The Priest's Lips Should Keep Knowledge
Malachi 2:7
For the priest's lips should keep knowledge, and they should seek the law at his mouth: for he is the messenger of the LORD of hosts.

There exists a broad and general analogy between the priesthood of the Levitical, and the ministry of the evangelical dispensations, an analogy sufficiently distinct and well-defined to enable us to argue from the one to the other in several most important particulars.

I. THE NATURE OF THE KNOWLEDGE WHICH IS REQUIRED. When we speak of human knowledge we are perplexed by its variety and expansiveness. Where are we to find the precise boundaries of the knowledge which the priest's lips should keep? To a vigorous mind, all nature, and all history, and all philosophy, and every region of thought and imagination will be one vast storehouse of materials for the service of the Lord's temple. But some precise knowledge is here indicated, as specifically belonging to the priest; a professional knowledge, essential to the due discharge of his office. Surely it must be a knowledge of God's truth, revealed in holy scripture: the knowledge of Christian doctrine in all its parts and proportions, as propounded by God to the faith of men for their salvation. This is the nucleus around which all his knowledge is to cluster, the centre to which all his other attainments are to converge. This knowledge has a twofold character. It is intellectual, and it is experimental: it is attained by the ordinary operations of the mind, and by the experience of the heart. The Christian minister must be one who rightly divideth the word of truth; one who has the nice and accurate skill to adjust the several portions of God's truth in their right places and due connections; to build symmetrically as a wise master-builder, and not merely to say what is true, but what is true in its own place and proportion. And this is not a skill which is attained by every one. The priest's knowledge must be experimental; i.e. learned by a feeling sense of the religious wants and cravings of the human heart. A further and higher teaching is required to give the true knowledge of the Gospel; it is an inward feeling of their adaptation to the wants of human nature, and a personal experience of their power upon his own heart. This is the real secret of ministerial strength. There is another branch of know ledge no less essential to the due discharge of the ministerial office — a knowledge of human nature. The hearts and consciences of men are the materials upon which the Christian minister's labour is to be expended. He will study his own heart as the best guide to the knowledge of the hearts of others. The most eminently successful ministers have been most proficient in this knowledge.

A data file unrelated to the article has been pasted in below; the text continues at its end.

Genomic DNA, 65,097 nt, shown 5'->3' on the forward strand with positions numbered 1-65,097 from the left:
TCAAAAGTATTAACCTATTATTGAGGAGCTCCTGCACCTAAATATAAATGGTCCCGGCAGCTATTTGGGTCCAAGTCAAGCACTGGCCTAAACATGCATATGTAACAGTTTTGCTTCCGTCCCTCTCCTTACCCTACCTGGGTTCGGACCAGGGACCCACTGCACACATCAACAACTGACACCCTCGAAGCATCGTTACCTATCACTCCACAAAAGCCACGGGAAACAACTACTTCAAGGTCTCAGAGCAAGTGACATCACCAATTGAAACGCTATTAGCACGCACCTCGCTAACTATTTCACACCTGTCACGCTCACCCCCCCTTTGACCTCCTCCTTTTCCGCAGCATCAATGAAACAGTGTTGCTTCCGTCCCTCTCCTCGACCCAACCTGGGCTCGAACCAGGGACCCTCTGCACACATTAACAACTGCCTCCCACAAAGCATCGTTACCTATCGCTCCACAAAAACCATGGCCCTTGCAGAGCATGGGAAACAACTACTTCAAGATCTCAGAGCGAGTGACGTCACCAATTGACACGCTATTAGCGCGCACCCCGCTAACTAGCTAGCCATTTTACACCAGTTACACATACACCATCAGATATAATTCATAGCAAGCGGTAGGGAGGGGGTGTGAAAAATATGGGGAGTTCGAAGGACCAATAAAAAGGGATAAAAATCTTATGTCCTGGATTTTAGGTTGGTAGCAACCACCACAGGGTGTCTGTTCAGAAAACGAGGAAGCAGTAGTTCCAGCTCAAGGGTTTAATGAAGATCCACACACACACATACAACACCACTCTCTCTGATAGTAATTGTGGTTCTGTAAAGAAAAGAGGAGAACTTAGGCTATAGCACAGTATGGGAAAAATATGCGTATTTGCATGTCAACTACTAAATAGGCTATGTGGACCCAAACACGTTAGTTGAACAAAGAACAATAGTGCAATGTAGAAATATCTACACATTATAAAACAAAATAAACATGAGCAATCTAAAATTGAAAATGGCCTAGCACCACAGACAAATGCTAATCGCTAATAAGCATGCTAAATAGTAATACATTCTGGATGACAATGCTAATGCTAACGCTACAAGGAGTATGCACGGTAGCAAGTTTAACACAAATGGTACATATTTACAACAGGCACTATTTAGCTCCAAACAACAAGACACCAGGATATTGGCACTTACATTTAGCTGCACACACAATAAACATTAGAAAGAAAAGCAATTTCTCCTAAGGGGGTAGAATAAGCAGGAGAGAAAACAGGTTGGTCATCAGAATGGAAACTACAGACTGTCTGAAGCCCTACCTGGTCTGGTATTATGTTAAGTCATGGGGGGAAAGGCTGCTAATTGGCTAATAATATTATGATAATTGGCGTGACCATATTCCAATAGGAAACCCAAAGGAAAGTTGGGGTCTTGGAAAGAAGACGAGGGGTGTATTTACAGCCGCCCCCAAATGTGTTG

II. THE IMPORTANCE OF THIS KNOWLEDGE. This is evident from the nature of the case. The minister is a messenger: he must be conversant with all things essential to a clue execution of his commission. He is a teacher; and the people are to "seek the law at his mouth": he must therefore be competent to expound it. He is a referee in cases of doubt and difficulty; he must be skilled to deal with every such case which may come before him. He is the depositary of the treasure of the Gospel; he must be able to dispense it with faithfulness. There are, at times, some special reasons why the Christian minister should be "a scribe well-instructed unto the kingdom of heaven." Times which demand, if not a higher tone of piety, at least a higher standard of knowledge. There are some peculiar features in the present circumstances and position of the Church. The Christian ministry must take up a commanding position whence it may direct and control the progress of society.

(W. Nicholson, M. A.)

Parallel Verses
KJV: For the priest's lips should keep knowledge, and they should seek the law at his mouth: for he is the messenger of the LORD of hosts.

WEB: For the priest's lips should keep knowledge, and they should seek the law at his mouth; for he is the messenger of Yahweh of Armies.

The Duty of the Church in Modern Times
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